I don’t need to convince you of the merits of meditation. The list of benefits is endless and the science behind why it is important is ever growing – from boosting happiness, health, improving decision making, relationships…pretty much the antidote to everything.

So if we know it matters, why don’t we do it? And more importantly, how can we start doing it?

Here’s the secret….

Stop waiting for the right time to meditate. For you to be in the right state of mind. For the right teacher to teach you. For the bubble bath. For a quiet night in. It’s never going to happen and you know it.

All you need to do is just decide to start. Today.

“But I’m not good at meditating” – excuse me, since when did we start critiquing ourselves on our ability to sit and breath? Two skills we are all born knowing how to do. And yet, for some reason, sitting still in silence for more than 5 minutes seems like the most difficult thing in the world to do. Or something we have to be highly trained in, an evolved soul or sitting under a mango tree in India in order to be doing it properly.

You don’t need any of that. All you need is to begin. And here are 3 ways you can:

1) Get in the habit

5 mins. Can you give me 5 mins? Wake-up and before you pick-up your phone, before you do anything, sit, stand, or lie down (as long as you stay awake) and do this:

  1. Inhale
  2. Exhale
  3. Repeat

No need to force your breath or critique yourself. No need to worry about lotus position or the right finger posture. Just breathe. That’s it.

2) Observe Your Mind

Part of the anxiety towards approaching meditation can be the total bombardment of our thoughts. We’re told to ’Think of Nothing’. So our mind goes something like this: “think of nothing, think of nothing…but what is ‘nothing’?” And suddenly our mind is on a wild goose chase following all sorts of weird and scary thoughts. And then we get mad. “Why can’t I do the most basic thing in the world? I hate this. I feel more stressed out than when I began.” And just like that, we decide that meditation is not for us. Sound familiar?

But instead of forcing yourself to think of nothing (a difficult and a fruitless endeavor),  noodle on this – According to Zen philosophy, you have two minds. The ’Thinking Mind’ the part that is constantly chattering and never stops.  And then there is the ‘Observing Mind’. That’s the part that is not the thought, but the part that goes “wow, I am thinking all these weird and wonderful thoughts”.  In our daily grind, we’ve fused these two minds together. But when we can separate them, that changes everything.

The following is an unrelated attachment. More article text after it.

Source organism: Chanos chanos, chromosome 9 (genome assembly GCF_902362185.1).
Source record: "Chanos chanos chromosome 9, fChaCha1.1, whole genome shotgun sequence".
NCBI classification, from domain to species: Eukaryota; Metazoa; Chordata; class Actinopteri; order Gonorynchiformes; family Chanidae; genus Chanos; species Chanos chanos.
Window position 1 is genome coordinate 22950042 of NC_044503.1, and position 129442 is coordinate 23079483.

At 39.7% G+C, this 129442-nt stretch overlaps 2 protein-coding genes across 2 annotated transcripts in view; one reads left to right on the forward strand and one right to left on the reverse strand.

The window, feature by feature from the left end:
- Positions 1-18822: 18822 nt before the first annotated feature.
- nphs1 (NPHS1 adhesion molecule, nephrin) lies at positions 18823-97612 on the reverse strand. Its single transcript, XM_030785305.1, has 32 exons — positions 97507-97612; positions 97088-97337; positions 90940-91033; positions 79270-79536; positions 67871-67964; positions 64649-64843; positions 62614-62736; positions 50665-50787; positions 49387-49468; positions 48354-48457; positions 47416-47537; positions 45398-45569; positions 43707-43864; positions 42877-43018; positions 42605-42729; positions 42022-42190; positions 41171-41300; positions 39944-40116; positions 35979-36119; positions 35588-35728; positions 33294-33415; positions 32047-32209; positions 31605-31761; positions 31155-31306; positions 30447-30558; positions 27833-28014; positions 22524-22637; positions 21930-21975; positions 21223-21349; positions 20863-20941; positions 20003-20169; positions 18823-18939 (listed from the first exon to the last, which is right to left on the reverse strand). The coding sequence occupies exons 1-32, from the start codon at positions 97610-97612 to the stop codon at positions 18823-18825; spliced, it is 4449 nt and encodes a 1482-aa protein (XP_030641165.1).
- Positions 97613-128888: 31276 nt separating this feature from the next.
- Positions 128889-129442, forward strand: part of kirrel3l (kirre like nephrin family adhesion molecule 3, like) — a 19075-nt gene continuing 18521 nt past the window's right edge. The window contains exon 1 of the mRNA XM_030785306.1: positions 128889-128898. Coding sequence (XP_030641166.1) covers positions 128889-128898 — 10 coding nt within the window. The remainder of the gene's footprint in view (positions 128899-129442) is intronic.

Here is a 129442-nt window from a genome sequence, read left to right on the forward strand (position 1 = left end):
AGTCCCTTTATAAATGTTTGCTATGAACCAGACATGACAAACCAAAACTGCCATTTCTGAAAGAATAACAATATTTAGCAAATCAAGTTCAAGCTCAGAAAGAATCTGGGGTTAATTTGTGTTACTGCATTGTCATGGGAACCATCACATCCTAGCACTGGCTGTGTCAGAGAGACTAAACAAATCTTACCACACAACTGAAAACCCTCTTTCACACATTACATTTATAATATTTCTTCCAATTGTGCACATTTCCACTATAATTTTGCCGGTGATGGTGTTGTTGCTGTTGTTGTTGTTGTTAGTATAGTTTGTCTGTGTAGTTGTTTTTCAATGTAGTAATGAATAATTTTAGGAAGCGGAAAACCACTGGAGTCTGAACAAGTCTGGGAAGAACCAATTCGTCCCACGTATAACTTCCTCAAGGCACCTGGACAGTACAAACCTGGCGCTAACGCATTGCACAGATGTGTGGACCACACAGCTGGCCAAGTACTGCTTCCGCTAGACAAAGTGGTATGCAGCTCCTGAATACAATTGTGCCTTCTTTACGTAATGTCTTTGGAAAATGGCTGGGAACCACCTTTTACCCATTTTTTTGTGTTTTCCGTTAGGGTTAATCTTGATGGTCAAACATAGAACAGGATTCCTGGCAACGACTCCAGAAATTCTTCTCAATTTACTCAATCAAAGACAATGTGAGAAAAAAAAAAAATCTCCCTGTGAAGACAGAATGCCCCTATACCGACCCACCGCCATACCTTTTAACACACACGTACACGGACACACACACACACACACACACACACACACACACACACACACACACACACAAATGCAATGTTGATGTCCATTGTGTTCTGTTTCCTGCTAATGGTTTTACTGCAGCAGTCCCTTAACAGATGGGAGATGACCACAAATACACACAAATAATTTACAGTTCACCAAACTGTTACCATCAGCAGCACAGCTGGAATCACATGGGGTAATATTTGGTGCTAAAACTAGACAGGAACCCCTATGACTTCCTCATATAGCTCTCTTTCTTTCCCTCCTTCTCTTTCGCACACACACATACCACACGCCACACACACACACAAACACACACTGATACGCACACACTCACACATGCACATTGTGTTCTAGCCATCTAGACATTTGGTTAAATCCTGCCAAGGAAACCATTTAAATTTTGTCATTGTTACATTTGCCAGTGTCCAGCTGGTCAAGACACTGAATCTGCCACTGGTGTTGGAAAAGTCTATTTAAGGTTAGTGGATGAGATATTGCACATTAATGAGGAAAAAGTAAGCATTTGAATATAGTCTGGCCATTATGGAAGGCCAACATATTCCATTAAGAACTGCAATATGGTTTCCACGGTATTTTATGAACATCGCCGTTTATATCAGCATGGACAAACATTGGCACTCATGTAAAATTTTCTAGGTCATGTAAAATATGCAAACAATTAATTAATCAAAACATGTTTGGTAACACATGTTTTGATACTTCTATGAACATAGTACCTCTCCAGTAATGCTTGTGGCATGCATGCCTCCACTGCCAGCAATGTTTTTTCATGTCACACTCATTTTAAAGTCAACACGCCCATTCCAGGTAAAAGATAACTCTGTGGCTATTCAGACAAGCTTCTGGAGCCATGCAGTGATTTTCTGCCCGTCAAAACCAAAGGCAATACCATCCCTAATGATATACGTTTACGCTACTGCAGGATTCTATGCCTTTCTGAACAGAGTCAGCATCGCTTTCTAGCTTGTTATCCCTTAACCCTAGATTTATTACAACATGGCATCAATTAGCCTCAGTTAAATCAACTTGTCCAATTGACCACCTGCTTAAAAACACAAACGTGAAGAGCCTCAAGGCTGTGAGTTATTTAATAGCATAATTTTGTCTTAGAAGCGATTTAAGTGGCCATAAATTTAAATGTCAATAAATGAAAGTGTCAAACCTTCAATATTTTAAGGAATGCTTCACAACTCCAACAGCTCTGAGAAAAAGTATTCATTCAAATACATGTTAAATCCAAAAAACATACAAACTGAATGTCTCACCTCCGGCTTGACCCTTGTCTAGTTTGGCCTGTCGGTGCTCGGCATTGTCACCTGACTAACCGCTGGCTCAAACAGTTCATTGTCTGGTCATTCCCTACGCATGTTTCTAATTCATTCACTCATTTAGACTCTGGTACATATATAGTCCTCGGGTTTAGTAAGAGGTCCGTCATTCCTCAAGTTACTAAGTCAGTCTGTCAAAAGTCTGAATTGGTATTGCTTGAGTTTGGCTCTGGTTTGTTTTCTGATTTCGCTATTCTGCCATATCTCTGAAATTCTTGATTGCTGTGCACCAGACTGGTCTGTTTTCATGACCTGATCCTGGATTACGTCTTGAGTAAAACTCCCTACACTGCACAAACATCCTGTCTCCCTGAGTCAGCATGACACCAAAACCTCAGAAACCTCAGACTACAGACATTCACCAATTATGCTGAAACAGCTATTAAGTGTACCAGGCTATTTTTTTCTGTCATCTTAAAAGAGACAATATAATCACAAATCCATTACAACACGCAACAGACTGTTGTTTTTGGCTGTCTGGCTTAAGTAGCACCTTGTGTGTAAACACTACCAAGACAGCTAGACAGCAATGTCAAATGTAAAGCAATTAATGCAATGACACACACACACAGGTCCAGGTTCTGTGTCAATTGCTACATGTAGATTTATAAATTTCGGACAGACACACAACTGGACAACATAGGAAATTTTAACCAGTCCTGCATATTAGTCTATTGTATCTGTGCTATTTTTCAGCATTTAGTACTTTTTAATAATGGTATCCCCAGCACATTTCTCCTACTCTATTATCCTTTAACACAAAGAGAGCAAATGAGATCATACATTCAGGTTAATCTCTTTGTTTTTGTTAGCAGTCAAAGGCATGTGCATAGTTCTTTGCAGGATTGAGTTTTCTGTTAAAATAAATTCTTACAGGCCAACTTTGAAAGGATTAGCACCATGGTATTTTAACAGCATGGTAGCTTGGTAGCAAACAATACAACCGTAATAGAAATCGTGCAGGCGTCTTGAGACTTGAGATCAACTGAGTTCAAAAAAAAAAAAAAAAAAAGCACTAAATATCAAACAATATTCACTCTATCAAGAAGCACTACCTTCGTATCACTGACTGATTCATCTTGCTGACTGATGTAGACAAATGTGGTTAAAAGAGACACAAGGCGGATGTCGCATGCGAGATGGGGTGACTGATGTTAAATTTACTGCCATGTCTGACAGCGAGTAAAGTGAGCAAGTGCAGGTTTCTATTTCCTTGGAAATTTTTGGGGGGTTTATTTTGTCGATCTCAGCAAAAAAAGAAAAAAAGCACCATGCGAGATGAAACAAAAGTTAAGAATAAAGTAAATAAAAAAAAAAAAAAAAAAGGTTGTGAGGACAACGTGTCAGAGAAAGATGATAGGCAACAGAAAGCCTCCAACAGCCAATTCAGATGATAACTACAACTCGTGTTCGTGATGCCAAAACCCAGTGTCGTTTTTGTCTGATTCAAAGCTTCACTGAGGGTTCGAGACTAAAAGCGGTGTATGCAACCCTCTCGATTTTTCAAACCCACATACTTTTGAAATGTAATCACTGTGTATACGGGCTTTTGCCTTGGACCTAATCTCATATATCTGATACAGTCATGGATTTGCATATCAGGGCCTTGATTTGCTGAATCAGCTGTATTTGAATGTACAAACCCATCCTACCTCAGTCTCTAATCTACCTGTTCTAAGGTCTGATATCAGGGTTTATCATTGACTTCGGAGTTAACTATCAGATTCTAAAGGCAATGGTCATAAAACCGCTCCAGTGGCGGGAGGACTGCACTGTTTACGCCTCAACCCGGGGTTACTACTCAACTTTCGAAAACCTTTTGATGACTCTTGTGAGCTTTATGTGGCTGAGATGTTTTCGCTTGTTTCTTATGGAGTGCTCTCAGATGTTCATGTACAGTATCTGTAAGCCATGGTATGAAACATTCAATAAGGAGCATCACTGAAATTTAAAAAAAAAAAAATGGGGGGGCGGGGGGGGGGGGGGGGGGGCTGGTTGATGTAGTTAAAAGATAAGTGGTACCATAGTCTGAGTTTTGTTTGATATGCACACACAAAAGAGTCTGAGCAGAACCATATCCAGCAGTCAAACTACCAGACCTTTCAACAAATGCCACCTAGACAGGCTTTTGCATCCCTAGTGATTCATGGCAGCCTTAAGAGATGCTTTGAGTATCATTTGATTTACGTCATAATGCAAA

In meditation, we’re going for the ‘Observing Mind’.  That’s the sweet spot of being able to separate yourself from being the thought and getting caught up in it, versus being able to just notice that it’s happening. It’s a bit like if I said don’t think of a red rabbit. Your thinking mind probably just thought of a red rabbit. But it was your observing mind that observed you thinking of a red rabbit. Your mind watching your mind.

Observing your thoughts, rather than being attached to those thoughts is the hairline difference that makes all the difference.  The observing mind allows us to do just that – observe and simply separate ourselves from the thought.

So focusing less on having an empty mind and more on observing whatever comes up and accepting that you have that thought, will allow them to surface and disappear as quickly as they arrived.  Less forcing, more observing.

3) Get some guidance

Sometimes it’s helpful to have a coach to guide you through the motions initially. I recommend downloading an app – I like Smiling Mind or Breathe that give you simple 5-20 minute mediations. Plus – they’ve gamified it. The more you do it, the more points you get. Who doesn’t love a sticker after a job well done?

And a final word for my achievement junkies out there whose internal PA is saying “I’m not doing anything. I should be doing something.” Don’t take it from me, take it from science. You are doing more than you could imagine by not doing anything. Studies in neuroplasticity have shown that 5 mins of sitting still can rewire your brain. Boom.

- Anika

Comment

What If Success Was Only 20 Seconds Away?

Comment

What If Success Was Only 20 Seconds Away?

Many of you resolutely decided to change something when 2015 started. “I will lose these 5 pounds,” “I will run 3 miles everyday,” “I will learn a new language this year”…but as we start the second month of the year, that sense of hope and optimism is slowly starting to dissolve like a distant memory. Invariably, we’ll find ourselves a few months down the line still at the starting gate, without a single wheel in motion. Then we play the depressing game: “If only I had started 3 months ago… I would be able to speak basic Spanish” or ” if I had just emailed one new person a week I would have 12 new contacts instead of zero”. That dose of rude reality often triggers a spiral of self-loathing and the pain either gets our butt moving to play catch-up or you fall off the bandwagon completely and lose all hope (usually the latter).

Small steps lead to big things.

In The Happiness Advantage, Shawn Achor talks about the path of least resistance and how we can get going and keep going with the intentions we set ourselves. He explains that we often spend our time doing the things that take the least effort (“passive leisure” activities like the Internet or TV) rather than engaging in activities that we know we’ll love, but that take effort (“active leisure” activities like painting, bike riding, cooking). Active leisure takes more activation energy to get started.